3. Treatments/conditions. The vast majority of speakers spoke specifically about their experience treating substance use disorder (SUD), attention-deficit hyperactivity disorder (ADHD) and other behavioral health conditions. Many speakers focused specifically on medication for opioid use disorder (MOUD) using buprenorphine and the urgent need to eliminate any barriers to this safe and effective treatment. Those focused on MOUD access often opposed the idea of a special registration process in favor of no restrictions, given the lack of success with the X-waiver registration that was removed last year. There was some debate in MOUD and more broadly about what clinically can be achieved via audio/visual technology versus audio-only versus in-person. A couple of speakers expressed concern about the ability to effectively treat people suffering from addiction virtually, including whether at-home drug screens can be effectively administered, but a number of speakers refuted those concerns. An important point was raised, though, that virtual-only providers should have systems in place to refer people who do need higher acuity or in-person care. With ADHD and other psychiatric conditions, it was discussed that an in-person visit is not always clinically necessary and, in fact, viewing a patient in their home environment may provide additional information to inform treatment that would not be obtained in an office setting. Concerns were raised around recent high-profile cases that the DEA is actively investigating in regard to potentially unscrupulous providers not following clinical best practices before prescribing. There was some discussion of business models and processes like contracting with insurance companies or obtaining prior authorization to mitigate this risk.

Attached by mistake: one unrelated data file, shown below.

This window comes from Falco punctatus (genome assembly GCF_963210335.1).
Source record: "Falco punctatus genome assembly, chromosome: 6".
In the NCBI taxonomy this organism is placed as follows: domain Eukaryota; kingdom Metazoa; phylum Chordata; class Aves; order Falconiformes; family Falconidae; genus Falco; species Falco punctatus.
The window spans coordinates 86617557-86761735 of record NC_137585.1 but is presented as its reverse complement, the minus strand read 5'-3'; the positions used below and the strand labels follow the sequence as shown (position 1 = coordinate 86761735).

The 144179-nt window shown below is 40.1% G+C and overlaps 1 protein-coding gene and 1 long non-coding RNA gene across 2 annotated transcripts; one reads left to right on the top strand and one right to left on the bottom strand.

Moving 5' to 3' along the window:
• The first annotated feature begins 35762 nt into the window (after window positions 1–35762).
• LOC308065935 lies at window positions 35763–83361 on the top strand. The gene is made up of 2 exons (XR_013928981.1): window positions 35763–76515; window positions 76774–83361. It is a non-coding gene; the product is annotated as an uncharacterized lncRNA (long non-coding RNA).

4. Prescribing data. Many providers brought up prescription drug monitoring programs (PDMPs) as an existing data source that should be utilized by prescribers of controlled substances. DEA disabused providers of the notion that DEA has ready access to data via PDMPs; that data is controlled and carefully protected by the states due to its sensitive nature. Many presenters indicated an interest in building upon the PDMP resource and making it more available to DEA and/or more of a national system. Providers did caution, however, that prescription data should be reviewed with a nuanced eye — prescription numbers may be higher for a practice that focuses solely on a specific condition. The analogy was made to higher rates of chemotherapy administered by an oncologist.